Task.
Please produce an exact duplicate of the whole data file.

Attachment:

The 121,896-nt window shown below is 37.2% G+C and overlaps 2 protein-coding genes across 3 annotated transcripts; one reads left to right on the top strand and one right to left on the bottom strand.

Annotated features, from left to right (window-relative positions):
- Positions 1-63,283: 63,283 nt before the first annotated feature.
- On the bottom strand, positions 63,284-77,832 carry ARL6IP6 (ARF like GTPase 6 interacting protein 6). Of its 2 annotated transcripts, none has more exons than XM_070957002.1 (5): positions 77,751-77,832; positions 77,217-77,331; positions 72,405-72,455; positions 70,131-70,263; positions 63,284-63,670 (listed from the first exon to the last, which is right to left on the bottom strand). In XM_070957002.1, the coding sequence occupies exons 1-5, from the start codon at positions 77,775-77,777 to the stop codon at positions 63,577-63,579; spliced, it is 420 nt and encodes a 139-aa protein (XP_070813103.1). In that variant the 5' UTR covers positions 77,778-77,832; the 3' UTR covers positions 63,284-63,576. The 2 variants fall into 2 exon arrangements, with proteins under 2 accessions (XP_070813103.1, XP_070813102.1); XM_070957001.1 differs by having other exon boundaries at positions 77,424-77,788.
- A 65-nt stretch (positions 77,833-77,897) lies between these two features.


The 121,896-nt window shown below is 37.2% G+C and overlaps 2 protein-coding genes across 3 annotated transcripts; one reads left to right on the top strand and one right to left on the bottom strand.

Annotated features, from left to right (window-relative positions):
- Positions 1-63,283: 63,283 nt before the first annotated feature.
- On the bottom strand, positions 63,284-77,832 carry ARL6IP6 (ARF like GTPase 6 interacting protein 6). Of its 2 annotated transcripts, none has more exons than XM_070957002.1 (5): positions 77,751-77,832; positions 77,217-77,331; positions 72,405-72,455; positions 70,131-70,263; positions 63,284-63,670 (listed from the first exon to the last, which is right to left on the bottom strand). In XM_070957002.1, the coding sequence occupies exons 1-5, from the start codon at positions 77,775-77,777 to the stop codon at positions 63,577-63,579; spliced, it is 420 nt and encodes a 139-aa protein (XP_070813103.1). In that variant the 5' UTR covers positions 77,778-77,832; the 3' UTR covers positions 63,284-63,576. The 2 variants fall into 2 exon arrangements, with proteins under 2 accessions (XP_070813103.1, XP_070813102.1); XM_070957001.1 differs by having other exon boundaries at positions 77,424-77,788.
- A 65-nt stretch (positions 77,833-77,897) lies between these two features.